The Deity of Jesus Pt. 1
When Jesus asked his disciples, “Who do people say that the Son of Man is?” they told him that some thought he was John the Baptist, some thought he was Elijah, and others thought he was the Prophet spoken of by Moses. When he asked them, “Who do you say that I am?” Peter proclaimed that Jesus was “the Christ, the Son of the Living God!” Jesus told his disciples that Peter’s statement was a revelation from God the Father in Heaven and would be the immovable cornerstone upon which his church is built.
In his Gospel, John set out to make it clear that Jesus, the Word of God that was both with God and was God from the beginning, had become a human being and lived among his people. John accomplished this by writing about eight specific sign miracles of Jesus that related to eight “I AM” statements in which Jesus clearly stated his deity, all of which occurred during the three and a half years of his earthly ministry.
Although today, some people may argue that believing in miraculous signs isn’t a good foundation for faith (they also argue that ‘real’ faith is only based on believing the Word of God), the reality is that God always meets people at their level of faith and works to increase their faith, even through miraculous signs. In fact John’s purpose for writing his gospel, centered primarily upon 8 specific signs, was not only to increase peoples’ faith, but to bring it to the point where we believe the truth that Jesus is Himself the Son of God in human form, with the very same nature as God the Father in heaven. John writes: “Now Jesus performed many other signs in the presence of his disciples that are not written in this book; but these (signs) are recorded that you may believe that Jesus is the Christ, the Son of God, and that believing you may have life in his name.”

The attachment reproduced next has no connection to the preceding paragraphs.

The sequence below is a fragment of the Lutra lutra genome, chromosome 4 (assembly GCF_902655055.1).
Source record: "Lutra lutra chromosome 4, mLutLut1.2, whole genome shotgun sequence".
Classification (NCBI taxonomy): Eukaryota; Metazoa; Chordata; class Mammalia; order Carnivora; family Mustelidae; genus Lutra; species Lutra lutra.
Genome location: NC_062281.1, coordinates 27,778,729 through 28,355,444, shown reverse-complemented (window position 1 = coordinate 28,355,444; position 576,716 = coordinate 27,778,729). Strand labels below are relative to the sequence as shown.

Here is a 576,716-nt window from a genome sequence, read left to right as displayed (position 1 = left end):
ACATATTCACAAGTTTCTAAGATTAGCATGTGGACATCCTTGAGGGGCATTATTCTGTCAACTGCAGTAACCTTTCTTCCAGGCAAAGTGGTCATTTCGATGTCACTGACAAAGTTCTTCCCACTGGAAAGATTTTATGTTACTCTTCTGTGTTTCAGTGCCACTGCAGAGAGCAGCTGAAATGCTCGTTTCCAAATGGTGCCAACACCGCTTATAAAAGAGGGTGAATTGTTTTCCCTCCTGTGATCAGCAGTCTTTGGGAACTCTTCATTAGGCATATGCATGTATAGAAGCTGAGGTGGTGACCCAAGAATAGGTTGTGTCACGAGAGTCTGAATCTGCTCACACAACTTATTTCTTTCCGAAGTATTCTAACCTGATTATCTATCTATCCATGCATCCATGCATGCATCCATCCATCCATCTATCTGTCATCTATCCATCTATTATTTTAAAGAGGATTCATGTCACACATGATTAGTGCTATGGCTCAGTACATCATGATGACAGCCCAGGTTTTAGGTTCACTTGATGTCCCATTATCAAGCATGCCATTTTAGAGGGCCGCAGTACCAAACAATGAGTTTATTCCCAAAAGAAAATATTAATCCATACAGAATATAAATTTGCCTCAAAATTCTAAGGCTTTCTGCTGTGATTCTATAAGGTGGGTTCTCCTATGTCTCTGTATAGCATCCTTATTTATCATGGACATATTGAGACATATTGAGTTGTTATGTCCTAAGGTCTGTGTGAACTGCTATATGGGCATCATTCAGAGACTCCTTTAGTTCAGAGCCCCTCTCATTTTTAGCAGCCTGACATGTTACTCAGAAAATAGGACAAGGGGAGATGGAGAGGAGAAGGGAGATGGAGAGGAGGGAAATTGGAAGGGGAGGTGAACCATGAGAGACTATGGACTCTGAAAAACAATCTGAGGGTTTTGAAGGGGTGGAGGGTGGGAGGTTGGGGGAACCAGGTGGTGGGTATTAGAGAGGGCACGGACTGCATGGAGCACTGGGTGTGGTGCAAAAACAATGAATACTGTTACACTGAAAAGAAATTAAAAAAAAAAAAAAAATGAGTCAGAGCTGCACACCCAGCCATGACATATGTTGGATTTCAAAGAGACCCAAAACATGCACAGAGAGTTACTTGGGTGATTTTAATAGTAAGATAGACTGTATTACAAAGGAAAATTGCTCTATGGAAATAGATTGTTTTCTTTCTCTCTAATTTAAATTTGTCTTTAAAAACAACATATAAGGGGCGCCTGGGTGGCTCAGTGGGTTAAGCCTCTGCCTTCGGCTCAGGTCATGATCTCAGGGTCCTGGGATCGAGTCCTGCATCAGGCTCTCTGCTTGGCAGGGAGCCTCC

Signs were extremely important to the Jews, and throughout the Bible God manifested himself to His people through signs. Leon Morris notes that John’s distinctive use of the word sign is “an important word which points to something beyond itself… It has a meaning that is fulfilled elsewhere than in the miracle.” According to Elmer Towns in the book The Gospel of John: Believe and Live, the word John used for signs was a specific word (semeion in the Greek) to demonstrate Jesus’ deity, and was different than the words used for miracles in the gospels of Matthew, Mark, and Luke.
In a letter to one of the churches, Paul wrote that the Jews demanded miraculous signs and Gentiles seek after wisdom. It is also interesting to note that the gospel of John alternates between Jesus’ signs and his discourses to satisfy both Jews and Gentiles about Christ’s deity.
 New American Standard Bible. (La Habra, CA: Foundation Press Publications, Publisher for the Lockman Foundation, 1971), p. 1763.
 Ibid. p. 1764.
 Ibid. p. 1764.
 New American Standard Bible. (La Habra, CA: Foundation Press Publications, Publisher for the Lockman Foundation, 1971), p. 2011, 2012.
 Morris, Leon. Jesus Is the Christ: Studies in the Theology of John. Grand Rapids, MI: W.B. Eerdmans Pub., 1989. p. 2.